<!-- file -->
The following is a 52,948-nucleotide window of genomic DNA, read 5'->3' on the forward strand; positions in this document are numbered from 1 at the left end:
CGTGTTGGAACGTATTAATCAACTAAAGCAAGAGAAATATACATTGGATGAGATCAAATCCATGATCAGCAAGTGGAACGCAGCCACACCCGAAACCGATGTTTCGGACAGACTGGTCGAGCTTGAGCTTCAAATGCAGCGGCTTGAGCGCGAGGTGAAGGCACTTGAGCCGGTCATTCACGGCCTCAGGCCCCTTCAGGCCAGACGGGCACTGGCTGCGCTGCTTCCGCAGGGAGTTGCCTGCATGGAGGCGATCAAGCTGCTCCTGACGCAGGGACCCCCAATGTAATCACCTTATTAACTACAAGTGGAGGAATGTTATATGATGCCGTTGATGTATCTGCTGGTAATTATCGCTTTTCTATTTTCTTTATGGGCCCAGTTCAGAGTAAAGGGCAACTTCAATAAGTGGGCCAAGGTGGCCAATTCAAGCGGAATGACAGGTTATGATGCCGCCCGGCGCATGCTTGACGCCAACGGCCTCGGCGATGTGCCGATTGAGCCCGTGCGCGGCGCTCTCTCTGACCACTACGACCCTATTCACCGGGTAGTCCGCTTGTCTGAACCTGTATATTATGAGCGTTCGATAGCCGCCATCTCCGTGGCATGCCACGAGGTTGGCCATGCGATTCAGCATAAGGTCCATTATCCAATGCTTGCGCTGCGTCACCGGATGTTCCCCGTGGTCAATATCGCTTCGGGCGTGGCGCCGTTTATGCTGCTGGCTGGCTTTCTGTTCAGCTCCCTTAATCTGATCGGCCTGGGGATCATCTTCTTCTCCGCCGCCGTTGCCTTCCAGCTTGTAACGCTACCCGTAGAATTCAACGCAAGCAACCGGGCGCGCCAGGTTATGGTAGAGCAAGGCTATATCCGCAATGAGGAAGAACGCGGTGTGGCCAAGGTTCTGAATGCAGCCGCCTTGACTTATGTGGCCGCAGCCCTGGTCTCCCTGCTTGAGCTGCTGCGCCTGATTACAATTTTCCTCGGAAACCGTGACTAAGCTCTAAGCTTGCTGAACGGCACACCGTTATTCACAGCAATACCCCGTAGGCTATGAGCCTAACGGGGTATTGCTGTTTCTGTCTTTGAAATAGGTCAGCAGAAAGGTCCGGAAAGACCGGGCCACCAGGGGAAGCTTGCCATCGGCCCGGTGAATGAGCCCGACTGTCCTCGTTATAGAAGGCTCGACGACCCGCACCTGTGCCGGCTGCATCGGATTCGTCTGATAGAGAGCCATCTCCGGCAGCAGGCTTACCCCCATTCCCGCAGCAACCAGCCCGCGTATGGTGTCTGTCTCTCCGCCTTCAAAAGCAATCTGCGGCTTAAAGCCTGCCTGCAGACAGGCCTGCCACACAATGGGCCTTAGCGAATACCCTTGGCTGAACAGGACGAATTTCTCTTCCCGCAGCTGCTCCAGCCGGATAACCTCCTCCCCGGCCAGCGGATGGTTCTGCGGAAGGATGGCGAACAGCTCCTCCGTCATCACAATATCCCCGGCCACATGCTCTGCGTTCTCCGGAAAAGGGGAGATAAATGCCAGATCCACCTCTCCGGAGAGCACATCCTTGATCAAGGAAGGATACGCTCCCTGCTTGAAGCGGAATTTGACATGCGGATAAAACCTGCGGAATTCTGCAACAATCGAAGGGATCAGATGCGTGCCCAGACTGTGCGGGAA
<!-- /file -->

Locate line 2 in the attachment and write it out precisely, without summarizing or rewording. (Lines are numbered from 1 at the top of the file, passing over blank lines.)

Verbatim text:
CGTGTTGGAACGTATTAATCAACTAAAGCAAGAGAAATATACATTGGATGAGATCAAATCCATGATCAGCAAGTGGAACGCAGCCACACCCGAAACCGATGTTTCGGACAGACTGGTCGAGCTTGAGCTTCAAATGCAGCGGCTTGAGCGCGAGGTGAAGGCACTTGAGCCGGTCATTCACGGCCTCAGGCCCCTTCAGGCCAGACGGGCACTGGCTGCGCTGCTTCCGCAGGGAGTTGCCTGCATGGAGGCGATCAAGCTGCTCCTGACGCAGGGACCCCCAATGTAATCACCTTATTAACTACAAGTGGAGGAATGTTATATGATGCCGTTGATGTATCTGCTGGTAATTATCGCTTTTCTATTTTCTTTATGGGCCCAGTTCAGAGTAAAGGGCAACTTCAATAAGTGGGCCAAGGTGGCCAATTCAAGCGGAATGACAGGTTATGATGCCGCCCGGCGCATGCTTGACGCCAACGGCCTCGGCGATGTGCCGATTGAGCCCGTGCGCGGCGCTCTCTCTGACCACTACGACCCTATTCACCGGGTAGTCCGCTTGTCTGAACCTGTATATTATGAGCGTTCGATAGCCGCCATCTCCGTGGCATGCCACGAGGTTGGCCATGCGATTCAGCATAAGGTCCATTATCCAATGCTTGCGCTGCGTCACCGGATGTTCCCCGTGGTCAATATCGCTTCGGGCGTGGCGCCGTTTATGCTGCTGGCTGGCTTTCTGTTCAGCTCCCTTAATCTGATCGGCCTGGGGATCATCTTCTTCTCCGCCGCCGTTGCCTTCCAGCTTGTAACGCTACCCGTAGAATTCAACGCAAGCAACCGGGCGCGCCAGGTTATGGTAGAGCAAGGCTATATCCGCAATGAGGAAGAACGCGGTGTGGCCAAGGTTCTGAATGCAGCCGCCTTGACTTATGTGGCCGCAGCCCTGGTCTCCCTGCTTGAGCTGCTGCGCCTGATTACAATTTTCCTCGGAAACCGTGACTAAGCTCTAAGCTTGCTGAACGGCACACCGTTATTCACAGCAATACCCCGTAGGCTATGAGCCTAACGGGGTATTGCTGTTTCTGTCTTTGAAATAGGTCAGCAGAAAGGTCCGGAAAGACCGGGCCACCAGGGGAAGCTTGCCATCGGCCCGGTGAATGAGCCCGACTGTCCTCGTTATAGAAGGCTCGACGACCCGCACCTGTGCCGGCTGCATCGGATTCGTCTGATAGAGAGCCATCTCCGGCAGCAGGCTTACCCCCATTCCCGCAGCAACCAGCCCGCGTATGGTGTCTGTCTCTCCGCCTTCAAAAGCAATCTGCGGCTTAAAGCCTGCCTGCAGACAGGCCTGCCACACAATGGGCCTTAGCGAATACCCTTGGCTGAACAGGACGAATTTCTCTTCCCGCAGCTGCTCCAGCCGGATAACCTCCTCCCCGGCCAGCGGATGGTTCTGCGGAAGGATGGCGAACAGCTCCTCCGTCATCACAATATCCCCGGCCACATGCTCTGCGTTCTCCGGAAAAGGGGAGATAAATGCCAGATCCACCTCTCCGGAGAGCACATCCTTGATCAAGGAAGGATACGCTCCCTGCTTGAAGCGGAATTTGACATGCGGATAAAACCTGCGGAATTCTGCAACAATCGAAGGGATCAGATGCGTGCCCAGACTGTGCGGGAA